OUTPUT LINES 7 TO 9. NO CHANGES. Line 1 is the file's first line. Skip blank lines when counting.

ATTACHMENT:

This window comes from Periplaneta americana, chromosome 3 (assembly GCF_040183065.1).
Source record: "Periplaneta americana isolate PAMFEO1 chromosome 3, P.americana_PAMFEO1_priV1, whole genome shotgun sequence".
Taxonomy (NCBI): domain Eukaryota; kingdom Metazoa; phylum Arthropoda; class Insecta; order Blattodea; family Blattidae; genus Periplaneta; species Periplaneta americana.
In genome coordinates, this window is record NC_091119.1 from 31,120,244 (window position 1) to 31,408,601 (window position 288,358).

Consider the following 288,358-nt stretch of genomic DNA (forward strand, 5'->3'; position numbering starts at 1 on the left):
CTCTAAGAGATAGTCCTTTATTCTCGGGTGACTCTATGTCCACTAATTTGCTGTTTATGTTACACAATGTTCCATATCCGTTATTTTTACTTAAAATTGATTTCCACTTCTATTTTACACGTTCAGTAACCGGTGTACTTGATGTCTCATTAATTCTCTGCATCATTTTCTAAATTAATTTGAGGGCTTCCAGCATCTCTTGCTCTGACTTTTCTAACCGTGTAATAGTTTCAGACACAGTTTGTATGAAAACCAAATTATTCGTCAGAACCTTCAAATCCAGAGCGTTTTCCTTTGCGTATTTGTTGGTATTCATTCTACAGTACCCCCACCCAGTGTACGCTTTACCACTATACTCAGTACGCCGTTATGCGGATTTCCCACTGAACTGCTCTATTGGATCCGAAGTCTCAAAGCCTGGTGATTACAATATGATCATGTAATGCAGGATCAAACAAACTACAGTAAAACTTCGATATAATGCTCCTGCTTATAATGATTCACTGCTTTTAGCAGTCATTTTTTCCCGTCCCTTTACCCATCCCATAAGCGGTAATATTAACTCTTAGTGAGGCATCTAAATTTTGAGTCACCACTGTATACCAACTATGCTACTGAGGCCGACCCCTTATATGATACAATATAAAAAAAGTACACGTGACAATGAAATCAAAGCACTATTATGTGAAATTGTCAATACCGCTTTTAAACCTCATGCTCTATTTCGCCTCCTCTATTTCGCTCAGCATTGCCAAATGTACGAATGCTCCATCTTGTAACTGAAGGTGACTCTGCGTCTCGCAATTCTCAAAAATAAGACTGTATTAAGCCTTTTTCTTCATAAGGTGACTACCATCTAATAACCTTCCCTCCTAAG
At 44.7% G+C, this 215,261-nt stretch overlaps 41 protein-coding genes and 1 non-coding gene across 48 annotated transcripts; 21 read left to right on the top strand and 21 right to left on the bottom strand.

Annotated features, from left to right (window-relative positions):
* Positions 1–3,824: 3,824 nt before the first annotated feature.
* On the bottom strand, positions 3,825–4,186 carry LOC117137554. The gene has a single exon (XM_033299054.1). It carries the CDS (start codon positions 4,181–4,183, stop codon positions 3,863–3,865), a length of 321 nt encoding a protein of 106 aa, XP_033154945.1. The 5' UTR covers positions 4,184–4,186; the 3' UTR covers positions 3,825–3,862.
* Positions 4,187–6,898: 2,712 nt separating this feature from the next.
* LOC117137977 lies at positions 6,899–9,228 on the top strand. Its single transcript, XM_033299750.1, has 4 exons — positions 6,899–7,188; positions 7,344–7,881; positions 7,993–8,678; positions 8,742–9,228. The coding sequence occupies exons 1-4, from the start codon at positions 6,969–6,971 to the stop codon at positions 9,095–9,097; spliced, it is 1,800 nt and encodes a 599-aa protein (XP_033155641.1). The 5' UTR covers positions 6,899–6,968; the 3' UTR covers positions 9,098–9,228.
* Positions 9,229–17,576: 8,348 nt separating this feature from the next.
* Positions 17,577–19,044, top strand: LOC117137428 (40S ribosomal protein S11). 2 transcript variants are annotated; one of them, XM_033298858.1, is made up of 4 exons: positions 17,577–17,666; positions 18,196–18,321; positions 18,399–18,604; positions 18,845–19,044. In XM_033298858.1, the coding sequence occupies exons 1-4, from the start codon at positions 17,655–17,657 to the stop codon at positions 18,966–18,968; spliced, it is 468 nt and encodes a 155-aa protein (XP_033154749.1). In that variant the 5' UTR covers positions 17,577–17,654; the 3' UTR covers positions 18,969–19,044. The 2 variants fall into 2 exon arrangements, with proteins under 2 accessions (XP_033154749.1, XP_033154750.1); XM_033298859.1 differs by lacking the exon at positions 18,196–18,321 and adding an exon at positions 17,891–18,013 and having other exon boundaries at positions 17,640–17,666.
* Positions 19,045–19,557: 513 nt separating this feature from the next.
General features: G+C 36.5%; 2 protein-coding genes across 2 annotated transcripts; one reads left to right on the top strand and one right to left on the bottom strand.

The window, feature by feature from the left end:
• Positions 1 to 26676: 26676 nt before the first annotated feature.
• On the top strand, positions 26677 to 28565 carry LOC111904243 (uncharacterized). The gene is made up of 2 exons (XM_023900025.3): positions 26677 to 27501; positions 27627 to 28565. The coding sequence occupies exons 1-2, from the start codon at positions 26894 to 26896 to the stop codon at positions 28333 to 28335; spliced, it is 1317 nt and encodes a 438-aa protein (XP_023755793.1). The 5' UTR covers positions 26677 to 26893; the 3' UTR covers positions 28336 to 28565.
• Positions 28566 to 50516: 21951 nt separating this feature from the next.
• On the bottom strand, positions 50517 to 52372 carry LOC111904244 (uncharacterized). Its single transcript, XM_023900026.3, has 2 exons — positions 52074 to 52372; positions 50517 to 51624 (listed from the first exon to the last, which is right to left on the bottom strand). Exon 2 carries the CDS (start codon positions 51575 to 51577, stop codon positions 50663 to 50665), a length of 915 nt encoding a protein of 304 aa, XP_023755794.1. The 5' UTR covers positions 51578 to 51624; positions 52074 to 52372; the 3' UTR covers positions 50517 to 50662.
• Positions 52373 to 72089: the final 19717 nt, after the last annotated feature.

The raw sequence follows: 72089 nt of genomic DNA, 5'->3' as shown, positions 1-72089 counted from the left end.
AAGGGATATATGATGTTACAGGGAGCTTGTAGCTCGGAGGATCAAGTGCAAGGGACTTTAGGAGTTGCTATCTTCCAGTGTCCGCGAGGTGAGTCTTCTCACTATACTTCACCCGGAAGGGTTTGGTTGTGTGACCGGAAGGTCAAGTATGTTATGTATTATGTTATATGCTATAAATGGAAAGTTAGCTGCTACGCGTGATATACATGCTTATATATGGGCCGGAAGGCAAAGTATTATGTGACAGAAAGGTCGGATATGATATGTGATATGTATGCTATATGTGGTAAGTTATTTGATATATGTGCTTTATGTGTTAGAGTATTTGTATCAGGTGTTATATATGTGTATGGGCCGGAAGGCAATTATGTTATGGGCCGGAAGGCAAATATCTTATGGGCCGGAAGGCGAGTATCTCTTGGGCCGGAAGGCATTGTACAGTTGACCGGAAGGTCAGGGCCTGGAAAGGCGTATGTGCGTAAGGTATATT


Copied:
At 44.7% G+C, this 215,261-nt stretch overlaps 41 protein-coding genes and 1 non-coding gene across 48 annotated transcripts; 21 read left to right on the top strand and 21 right to left on the bottom strand.

Annotated features, from left to right (window-relative positions):
* Positions 1–3,824: 3,824 nt before the first annotated feature.